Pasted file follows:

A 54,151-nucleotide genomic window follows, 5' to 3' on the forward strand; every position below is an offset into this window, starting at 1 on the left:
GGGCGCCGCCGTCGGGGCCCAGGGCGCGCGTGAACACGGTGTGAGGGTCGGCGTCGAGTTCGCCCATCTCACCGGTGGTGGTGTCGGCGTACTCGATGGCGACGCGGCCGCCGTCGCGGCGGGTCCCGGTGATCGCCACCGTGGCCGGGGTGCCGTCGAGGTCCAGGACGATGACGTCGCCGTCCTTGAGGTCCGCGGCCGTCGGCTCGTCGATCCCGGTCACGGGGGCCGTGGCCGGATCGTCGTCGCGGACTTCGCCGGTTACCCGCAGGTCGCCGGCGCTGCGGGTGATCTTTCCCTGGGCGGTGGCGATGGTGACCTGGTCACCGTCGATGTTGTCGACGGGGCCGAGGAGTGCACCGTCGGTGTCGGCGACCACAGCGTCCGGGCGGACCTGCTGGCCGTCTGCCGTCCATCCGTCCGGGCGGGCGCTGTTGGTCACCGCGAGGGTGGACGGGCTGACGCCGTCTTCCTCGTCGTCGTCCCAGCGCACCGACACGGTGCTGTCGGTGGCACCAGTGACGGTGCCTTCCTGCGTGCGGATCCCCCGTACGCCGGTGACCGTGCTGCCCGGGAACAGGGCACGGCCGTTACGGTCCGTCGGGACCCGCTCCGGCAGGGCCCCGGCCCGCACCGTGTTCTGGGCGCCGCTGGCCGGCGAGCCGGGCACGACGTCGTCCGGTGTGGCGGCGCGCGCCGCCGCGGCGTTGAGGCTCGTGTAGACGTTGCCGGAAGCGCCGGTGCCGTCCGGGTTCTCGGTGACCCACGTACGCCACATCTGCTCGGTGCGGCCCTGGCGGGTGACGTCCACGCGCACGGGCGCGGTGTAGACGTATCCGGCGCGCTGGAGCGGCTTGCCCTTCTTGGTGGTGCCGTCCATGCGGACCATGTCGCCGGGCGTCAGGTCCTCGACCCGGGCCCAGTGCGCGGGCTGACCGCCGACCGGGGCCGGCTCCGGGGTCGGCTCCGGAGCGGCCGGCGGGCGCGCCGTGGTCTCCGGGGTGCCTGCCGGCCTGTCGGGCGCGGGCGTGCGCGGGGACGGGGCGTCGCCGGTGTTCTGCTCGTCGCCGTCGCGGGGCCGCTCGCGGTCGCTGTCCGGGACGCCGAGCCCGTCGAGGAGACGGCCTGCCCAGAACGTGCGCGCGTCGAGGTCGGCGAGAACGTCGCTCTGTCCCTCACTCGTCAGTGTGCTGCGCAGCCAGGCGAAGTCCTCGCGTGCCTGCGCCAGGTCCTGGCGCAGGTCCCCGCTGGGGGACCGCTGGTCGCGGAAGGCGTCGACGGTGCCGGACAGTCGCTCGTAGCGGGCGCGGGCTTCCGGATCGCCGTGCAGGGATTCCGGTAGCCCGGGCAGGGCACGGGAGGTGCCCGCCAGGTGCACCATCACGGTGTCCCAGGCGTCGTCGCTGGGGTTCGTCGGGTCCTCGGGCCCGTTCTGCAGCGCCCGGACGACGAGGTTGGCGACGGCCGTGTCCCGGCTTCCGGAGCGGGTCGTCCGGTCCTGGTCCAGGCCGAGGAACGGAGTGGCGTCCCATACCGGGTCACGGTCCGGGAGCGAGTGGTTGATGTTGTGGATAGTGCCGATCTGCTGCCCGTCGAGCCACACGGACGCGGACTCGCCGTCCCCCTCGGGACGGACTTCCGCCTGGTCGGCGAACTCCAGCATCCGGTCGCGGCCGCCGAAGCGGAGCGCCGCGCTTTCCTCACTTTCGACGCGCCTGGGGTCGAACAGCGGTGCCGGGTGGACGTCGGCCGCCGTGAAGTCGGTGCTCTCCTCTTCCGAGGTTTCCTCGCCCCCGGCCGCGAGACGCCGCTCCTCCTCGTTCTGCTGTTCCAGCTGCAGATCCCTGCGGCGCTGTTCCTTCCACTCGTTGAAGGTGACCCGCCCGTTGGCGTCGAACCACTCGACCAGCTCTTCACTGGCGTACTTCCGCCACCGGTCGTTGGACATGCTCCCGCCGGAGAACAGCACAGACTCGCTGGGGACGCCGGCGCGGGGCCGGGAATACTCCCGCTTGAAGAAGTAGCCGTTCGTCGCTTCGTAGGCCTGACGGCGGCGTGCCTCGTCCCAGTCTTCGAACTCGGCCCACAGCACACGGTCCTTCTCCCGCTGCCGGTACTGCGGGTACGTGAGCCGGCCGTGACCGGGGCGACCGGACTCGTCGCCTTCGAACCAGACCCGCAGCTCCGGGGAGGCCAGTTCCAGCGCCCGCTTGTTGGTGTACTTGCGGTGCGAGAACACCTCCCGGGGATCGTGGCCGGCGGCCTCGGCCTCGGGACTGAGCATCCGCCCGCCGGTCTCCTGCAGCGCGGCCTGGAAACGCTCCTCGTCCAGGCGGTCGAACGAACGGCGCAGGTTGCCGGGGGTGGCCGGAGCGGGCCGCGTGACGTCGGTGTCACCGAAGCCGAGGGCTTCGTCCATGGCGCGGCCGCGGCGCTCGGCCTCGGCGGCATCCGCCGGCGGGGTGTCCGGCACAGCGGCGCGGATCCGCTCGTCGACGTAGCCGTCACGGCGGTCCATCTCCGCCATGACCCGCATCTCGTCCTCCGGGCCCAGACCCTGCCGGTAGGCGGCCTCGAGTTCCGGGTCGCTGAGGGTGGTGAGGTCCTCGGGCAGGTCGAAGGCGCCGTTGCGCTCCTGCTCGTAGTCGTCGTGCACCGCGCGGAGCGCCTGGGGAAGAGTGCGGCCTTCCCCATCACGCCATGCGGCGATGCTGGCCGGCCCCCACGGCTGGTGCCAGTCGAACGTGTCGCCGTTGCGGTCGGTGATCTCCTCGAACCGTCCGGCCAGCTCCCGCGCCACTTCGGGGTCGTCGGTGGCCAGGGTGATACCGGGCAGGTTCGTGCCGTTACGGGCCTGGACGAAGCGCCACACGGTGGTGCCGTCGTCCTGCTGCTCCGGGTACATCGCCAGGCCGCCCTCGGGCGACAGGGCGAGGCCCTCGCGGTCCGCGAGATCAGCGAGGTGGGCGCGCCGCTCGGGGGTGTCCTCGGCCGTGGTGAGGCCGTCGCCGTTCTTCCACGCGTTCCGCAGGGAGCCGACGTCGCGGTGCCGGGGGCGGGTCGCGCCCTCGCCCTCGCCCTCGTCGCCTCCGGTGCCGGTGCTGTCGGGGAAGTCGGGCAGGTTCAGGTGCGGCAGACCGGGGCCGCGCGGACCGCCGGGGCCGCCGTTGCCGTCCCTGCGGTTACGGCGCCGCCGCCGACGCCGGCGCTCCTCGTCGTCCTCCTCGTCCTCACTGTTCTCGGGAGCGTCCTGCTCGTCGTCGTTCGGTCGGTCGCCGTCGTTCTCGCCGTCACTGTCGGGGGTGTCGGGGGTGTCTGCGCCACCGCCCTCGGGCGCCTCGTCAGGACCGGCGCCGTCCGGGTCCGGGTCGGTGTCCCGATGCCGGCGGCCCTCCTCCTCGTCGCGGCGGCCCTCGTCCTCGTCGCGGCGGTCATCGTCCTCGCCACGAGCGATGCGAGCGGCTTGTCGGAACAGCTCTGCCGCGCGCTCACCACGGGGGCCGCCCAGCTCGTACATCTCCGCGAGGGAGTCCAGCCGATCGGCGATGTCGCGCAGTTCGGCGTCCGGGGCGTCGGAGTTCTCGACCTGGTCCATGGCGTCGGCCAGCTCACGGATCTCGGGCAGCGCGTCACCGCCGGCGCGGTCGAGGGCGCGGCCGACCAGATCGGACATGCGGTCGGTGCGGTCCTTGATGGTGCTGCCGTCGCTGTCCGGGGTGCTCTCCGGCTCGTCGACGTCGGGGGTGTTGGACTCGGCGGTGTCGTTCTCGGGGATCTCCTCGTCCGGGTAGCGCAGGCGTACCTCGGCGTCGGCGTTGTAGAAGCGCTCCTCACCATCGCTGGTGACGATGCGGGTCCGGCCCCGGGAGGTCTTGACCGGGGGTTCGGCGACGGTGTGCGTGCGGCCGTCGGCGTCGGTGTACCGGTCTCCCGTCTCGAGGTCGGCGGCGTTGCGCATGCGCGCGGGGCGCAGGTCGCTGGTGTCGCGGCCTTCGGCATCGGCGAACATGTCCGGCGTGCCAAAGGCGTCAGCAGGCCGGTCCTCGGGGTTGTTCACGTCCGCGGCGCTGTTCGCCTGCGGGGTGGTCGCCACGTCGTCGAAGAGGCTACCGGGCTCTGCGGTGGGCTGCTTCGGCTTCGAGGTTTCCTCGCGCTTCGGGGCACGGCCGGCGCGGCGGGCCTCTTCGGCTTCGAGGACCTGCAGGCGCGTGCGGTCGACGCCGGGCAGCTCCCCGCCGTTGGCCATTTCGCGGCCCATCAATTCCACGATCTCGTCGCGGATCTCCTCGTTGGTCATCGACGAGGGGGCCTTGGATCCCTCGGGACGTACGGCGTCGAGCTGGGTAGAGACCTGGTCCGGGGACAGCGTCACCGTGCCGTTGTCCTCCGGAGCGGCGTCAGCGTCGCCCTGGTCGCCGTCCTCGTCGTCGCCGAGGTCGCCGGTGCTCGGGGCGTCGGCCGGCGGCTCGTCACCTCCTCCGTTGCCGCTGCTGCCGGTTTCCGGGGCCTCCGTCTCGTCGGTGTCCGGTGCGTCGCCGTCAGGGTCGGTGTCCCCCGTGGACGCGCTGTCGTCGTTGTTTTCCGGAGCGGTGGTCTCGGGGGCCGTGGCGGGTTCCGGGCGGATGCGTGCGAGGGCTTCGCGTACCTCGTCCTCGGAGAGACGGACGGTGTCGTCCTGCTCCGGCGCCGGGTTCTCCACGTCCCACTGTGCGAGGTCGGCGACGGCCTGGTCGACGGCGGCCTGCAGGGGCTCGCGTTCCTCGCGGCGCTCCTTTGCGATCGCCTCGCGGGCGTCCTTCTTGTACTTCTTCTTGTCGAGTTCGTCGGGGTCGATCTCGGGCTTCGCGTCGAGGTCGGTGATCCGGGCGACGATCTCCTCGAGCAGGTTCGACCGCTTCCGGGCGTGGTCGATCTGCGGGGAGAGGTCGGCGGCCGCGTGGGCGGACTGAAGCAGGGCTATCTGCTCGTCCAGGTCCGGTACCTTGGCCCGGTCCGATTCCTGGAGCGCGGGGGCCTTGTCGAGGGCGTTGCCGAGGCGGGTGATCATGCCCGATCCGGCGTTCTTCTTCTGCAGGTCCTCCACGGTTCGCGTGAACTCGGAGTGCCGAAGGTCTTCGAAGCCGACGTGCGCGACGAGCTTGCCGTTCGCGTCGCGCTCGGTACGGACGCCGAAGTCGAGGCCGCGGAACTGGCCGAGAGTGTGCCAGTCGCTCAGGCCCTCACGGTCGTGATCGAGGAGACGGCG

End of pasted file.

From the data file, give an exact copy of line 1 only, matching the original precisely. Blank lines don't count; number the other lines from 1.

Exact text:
A 54,151-nucleotide genomic window follows, 5' to 3' on the forward strand; every position below is an offset into this window, starting at 1 on the left: